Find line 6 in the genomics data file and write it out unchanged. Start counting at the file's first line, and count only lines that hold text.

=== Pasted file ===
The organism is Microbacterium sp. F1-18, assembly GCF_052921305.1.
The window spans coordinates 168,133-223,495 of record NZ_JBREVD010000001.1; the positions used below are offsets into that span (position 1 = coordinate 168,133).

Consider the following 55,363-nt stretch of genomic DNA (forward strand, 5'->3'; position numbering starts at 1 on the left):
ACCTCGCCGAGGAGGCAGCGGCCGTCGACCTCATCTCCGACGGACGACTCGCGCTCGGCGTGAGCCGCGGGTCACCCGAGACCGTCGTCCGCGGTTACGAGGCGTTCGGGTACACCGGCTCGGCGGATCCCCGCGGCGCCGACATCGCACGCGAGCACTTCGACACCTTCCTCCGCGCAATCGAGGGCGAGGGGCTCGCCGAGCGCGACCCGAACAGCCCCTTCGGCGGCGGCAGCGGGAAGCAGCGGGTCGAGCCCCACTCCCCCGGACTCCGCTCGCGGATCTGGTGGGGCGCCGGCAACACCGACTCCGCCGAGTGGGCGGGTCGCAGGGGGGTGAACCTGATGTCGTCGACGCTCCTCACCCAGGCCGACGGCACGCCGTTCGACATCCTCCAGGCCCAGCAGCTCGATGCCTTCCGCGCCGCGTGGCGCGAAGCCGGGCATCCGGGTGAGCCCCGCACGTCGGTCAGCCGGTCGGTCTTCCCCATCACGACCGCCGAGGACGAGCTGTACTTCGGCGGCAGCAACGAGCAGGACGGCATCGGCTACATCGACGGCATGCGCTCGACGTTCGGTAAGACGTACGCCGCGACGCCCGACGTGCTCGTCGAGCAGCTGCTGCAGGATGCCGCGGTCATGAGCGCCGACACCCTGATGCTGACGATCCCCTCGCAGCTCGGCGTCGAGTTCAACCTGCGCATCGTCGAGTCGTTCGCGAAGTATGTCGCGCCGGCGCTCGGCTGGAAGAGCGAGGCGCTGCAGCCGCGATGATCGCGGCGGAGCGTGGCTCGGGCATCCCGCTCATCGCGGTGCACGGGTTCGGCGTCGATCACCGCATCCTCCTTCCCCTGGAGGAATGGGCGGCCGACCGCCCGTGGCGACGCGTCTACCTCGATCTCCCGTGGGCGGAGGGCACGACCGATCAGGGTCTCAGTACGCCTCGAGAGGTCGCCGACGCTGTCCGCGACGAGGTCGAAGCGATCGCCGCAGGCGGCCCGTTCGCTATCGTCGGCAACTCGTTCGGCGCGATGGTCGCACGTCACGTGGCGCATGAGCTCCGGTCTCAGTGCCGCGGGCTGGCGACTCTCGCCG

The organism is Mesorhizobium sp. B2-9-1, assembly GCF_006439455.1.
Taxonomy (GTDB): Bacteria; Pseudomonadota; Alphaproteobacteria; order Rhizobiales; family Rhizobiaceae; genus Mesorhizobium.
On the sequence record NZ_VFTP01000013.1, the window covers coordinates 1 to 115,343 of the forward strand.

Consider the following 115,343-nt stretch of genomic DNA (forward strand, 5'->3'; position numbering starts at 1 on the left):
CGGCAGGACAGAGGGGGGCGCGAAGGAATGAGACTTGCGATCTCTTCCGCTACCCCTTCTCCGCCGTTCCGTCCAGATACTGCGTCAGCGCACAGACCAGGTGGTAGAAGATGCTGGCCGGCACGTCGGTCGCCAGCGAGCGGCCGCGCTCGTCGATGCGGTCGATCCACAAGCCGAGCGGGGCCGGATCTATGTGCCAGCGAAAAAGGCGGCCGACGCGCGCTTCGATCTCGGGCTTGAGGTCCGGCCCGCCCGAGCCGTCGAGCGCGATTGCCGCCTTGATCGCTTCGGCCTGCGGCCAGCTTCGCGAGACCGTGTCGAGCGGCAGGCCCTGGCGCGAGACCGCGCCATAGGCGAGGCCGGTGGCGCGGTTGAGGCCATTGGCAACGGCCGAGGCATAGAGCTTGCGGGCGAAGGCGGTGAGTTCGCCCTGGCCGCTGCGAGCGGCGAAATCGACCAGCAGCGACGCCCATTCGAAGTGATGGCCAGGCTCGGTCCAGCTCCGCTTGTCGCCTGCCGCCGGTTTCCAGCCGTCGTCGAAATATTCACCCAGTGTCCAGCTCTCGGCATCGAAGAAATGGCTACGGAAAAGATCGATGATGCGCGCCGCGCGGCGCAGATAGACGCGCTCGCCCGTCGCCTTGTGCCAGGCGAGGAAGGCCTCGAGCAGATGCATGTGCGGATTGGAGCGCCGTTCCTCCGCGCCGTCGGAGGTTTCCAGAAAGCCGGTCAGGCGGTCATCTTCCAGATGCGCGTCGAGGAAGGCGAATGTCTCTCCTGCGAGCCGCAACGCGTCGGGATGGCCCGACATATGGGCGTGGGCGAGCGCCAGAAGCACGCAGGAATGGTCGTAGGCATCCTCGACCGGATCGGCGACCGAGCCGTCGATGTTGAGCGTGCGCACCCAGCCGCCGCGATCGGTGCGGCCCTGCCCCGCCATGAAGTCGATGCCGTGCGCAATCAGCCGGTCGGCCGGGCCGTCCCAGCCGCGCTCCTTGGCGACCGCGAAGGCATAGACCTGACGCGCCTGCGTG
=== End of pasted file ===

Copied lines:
Taxonomy (GTDB): Bacteria; Pseudomonadota; Alphaproteobacteria; order Rhizobiales; family Rhizobiaceae; genus Mesorhizobium.